This is a black tea that requires attention. Very complex. In the first steep, I tasted prunes, caramel, what I imagine wet leaves to taste like, a subtle hint of pine at the back of the tongue and milk chocolate at the middle. It was dry at the end of the sip and sweetness lingered.

The second steep introduced pine gum at the front of the sip, but geez, I haven’t chewed pine gum since I was little so it could be my imagination. In the third steep the sharpness hit my tastebuds as dill!

I really enjoyed this tea. As I said, I will drink it when I can pay attention.

Preparation
195 °F / 90 °C 1 min, 15 sec 3 g 8 OZ / 236 ML

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1755 tasting notes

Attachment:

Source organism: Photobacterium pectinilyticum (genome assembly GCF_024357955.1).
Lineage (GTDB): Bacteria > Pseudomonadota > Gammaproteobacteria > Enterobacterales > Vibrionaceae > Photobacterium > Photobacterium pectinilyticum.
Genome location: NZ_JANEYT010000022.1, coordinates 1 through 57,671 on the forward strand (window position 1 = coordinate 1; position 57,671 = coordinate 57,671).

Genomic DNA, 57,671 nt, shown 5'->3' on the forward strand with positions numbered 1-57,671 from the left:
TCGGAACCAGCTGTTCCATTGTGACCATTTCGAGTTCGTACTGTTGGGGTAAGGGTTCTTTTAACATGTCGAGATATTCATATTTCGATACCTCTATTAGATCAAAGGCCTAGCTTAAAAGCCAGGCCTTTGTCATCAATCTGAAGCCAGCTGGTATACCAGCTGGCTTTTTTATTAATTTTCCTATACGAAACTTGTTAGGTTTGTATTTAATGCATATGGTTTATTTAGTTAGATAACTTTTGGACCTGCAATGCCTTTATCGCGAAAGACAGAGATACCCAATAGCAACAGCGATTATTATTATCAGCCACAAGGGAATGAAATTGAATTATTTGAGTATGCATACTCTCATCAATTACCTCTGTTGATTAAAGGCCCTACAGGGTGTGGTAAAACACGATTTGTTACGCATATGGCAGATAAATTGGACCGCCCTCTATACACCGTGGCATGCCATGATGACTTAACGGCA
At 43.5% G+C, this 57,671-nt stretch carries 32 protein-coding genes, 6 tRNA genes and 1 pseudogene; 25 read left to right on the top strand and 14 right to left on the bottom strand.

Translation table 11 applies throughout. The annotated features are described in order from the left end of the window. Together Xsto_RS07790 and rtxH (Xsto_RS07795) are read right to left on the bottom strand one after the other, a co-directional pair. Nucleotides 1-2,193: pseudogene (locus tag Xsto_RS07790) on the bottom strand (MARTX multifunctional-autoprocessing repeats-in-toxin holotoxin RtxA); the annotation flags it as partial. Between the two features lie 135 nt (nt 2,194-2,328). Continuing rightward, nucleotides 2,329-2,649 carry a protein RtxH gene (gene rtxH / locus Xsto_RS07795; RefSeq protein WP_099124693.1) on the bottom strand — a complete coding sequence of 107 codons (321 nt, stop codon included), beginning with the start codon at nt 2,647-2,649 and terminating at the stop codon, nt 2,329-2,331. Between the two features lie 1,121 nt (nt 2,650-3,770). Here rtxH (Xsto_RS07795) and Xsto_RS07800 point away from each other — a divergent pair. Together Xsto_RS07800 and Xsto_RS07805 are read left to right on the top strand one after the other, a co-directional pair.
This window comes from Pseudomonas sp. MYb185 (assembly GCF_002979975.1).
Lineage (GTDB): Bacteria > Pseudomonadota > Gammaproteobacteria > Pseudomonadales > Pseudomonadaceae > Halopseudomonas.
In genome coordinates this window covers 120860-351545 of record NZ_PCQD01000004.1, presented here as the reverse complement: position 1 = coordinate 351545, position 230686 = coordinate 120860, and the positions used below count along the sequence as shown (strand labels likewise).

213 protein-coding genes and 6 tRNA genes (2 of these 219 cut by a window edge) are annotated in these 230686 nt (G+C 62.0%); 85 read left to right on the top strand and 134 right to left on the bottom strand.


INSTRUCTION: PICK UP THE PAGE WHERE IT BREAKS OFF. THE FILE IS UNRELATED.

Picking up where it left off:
Not sure what notes I’m getting out of this. It’s somewhat malty. There’s a note I just don’t like, not sure how to describe it.

I brewed this one time in a 16oz Teavana Glass perfect Tea Maker/Gravity Steeper with 3 tsp leaf and 200 degree water for 3 min.

Preparation
200 °F / 93 °C 3 tsp 16 OZ / 473 ML

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694 tasting notes

Still gathering my energy back after a bug this weekend. I took a night off from the gym and sat and read and drank tea. I enjoyed a gong fu sessions with this tea. With my expectations set right for the tea it was much more enjoyable for me. There is a spicy sweet flavor that I honestly have no idea how to describe, spiced raisin maybe? It was warm and calming. I am not sure that I would repurchase this one, but I am looking forward to enjoying the rest of the oz that I do have.

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95
503 tasting notes

Yes, first to review!